The Buzz

Time for Congress and the President to Work Together on ISIL

This past Sunday, September 7, President Barack Obama sat down for an exclusive interview with the new host of NBC’s Meet the Press, Chuck Todd.  If you happened to miss the interview, it’s worth a look: despite persistent questioning by Todd on the national security threat posed by the Islamic State of Iraq and the Levant, President Obama laid out in succinct detail what he and his administration plan to do.  The “we don’t have a strategy yet” comment that the president made last week in a late summer press conference (remember the suit?) is clearly behind him, and regardless of what some commentators and newspaper editorials continue to say, the White House does in fact have a strategy: enlist the support of key Sunni Arab states in the effort, use targeted U.S. military force against ISIL’s bases and leadership, squeeze its financing by obstructing the donations the group receives from wealthy donors in the Gulf Arab states, and ensure that Washington’s European allies (principally Great Britain, France, and Germany) are actively contributing to the campaign. 

For a lot of Republicans on Capitol Hill (I’m not naming names), this strategy is far more multilateral and time-consuming than they would like.  Building an international “core coalition” of states to tackle ISIL from multiple directions is not as sexy as employing the U.S. Air Force to, as Senator Ted Cruz said recently, “bomb them [ISL] back to the stone age.”  President Obama, however, doesn’t seem to be phased by the criticism that he’s been receiving; he is scheduled to give a speech to the American people this Wednesday, September 10, to double-down on his approach to the ISIL problem while explaining to the American people precisely what the objectives are and what it will take to successfully meet them.

Yet there was one line of questioning in the interview that could potentially cause the president some trouble over the next two weeks as he rolls out the anti-ISIL strategy to the public: Obama appears to believe that it’s not necessary to come to Congress for an up-or-down vote before the first U.S. fighter-bombers and drones start striking ISIL targets in Syria. 

Asked by Todd whether he will be asking for Congress to vote on his policy during the short time the chamber is in session this month, the president implied that he has all the authority he needs his under Article II constitutional powers act kinetically.  “I’m confident that I’ve got the authorization that I need to protect the American people,” Obama said, “and I’m always going to do what’s necessary to protect the American people.”  Although President Obama remarked that it’s important for Congress to “buy-in” to his plan, he wasn’t exactly clear what “buy-in” means.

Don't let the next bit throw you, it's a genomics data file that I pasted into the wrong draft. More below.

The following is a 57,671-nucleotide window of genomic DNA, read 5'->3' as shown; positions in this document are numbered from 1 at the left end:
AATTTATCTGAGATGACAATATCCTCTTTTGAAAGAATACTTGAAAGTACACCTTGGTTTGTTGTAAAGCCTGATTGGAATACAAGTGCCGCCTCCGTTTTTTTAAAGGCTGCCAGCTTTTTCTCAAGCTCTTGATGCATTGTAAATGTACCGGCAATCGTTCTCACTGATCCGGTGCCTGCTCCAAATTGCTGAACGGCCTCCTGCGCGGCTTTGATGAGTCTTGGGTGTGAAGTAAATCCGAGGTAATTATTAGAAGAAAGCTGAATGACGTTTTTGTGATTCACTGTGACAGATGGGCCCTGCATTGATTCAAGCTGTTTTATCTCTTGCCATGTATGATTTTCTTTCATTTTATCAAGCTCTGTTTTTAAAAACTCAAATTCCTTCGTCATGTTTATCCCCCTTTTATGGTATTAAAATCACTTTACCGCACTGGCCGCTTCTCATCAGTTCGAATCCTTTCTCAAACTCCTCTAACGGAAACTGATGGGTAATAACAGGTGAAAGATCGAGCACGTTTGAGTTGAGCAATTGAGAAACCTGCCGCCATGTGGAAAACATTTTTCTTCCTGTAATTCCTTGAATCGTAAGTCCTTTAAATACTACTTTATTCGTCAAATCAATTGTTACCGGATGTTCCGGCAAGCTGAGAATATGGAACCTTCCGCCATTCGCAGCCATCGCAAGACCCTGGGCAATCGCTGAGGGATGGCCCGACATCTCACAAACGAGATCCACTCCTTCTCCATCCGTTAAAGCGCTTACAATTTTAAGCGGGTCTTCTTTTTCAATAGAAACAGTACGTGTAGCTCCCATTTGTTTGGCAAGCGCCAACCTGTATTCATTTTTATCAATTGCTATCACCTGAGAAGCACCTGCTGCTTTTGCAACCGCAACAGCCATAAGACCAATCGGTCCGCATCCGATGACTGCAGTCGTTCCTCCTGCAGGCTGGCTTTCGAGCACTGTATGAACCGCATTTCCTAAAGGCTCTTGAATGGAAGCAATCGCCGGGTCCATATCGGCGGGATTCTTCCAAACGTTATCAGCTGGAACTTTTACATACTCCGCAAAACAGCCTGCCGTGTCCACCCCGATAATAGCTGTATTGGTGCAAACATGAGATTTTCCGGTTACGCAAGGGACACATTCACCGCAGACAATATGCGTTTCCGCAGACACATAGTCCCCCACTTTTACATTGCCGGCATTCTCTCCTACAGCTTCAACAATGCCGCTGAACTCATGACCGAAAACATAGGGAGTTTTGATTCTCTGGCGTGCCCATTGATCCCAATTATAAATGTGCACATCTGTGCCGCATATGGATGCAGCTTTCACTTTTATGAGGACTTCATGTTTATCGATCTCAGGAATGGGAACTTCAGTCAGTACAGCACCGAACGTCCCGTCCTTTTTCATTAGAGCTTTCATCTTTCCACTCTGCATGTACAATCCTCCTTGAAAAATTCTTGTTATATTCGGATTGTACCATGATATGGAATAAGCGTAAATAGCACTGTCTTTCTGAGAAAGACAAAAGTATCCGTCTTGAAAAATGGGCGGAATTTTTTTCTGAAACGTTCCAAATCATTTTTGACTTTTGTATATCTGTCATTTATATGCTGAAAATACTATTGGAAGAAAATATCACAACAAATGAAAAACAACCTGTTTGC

This comment will naturally rub some lawmakers the wrong way.  Inherent in the checks-and-balances system of the U.S. political system is the give-and-take between the executive and legislative branches, and this dialogue is no more important than on the eve of a new war or before the acceleration of U.S. military action in some corner of the world.  One of the most consistent talking points that the Obama administration uses during press briefings or news conferences is the “consulting with Congress” line.  White House Press Secretary Josh Earnest states is prone to saying that President Obama remains committed to consulting with members of Congress before big decisions are made.  The only problem, of course, is that ‘consulting’ could mean a lot of things; it’s difficult, for instance, to see how simply informing congressional leadership of what the White House plans to do is the same as lobbying for their support.

Congress has a tendency to kick tough problems down the road for later consideration, especially during a tough re-election year when everyone is trying to keep their jobs and stay in their seats.  Lawmakers are only scheduled to be in session for 12 days before they recess again for the October campaign season.  But at least on this question—the question of ISIL—some members are not using the short legislative calendar as an excuse to abdicate their responsibility on matters of war and peace.  There are currently four bills (filed by Representatives Wolf and Issa, and Senators Nelson and Inhofe) that would authorize the president to expand air operations against ISIL into Syria.  If Congress genuinely wants to become an integral part of the debate, they have legislation to work from.

Normally, the president sends a request to Congress to kick-start the entire process of crafting an AUMF (authorization to use military force).  If the White House doesn’t follow this precedent, it will be up to Congress to press the issue.  And if Congress does press the issue with a vote, the president should applaud its willingness to have a debate and act on an issue of such grave concern to U.S. national security. 

As Obama once said, “our democracy is stronger when the President and the people’s representatives stand together.”  That remark as said on August 31, 2013, when the president asked Congress to authorize the use of military force against the regime of Syrian President Bashar al-Assad.  Nothing today changes that assessment.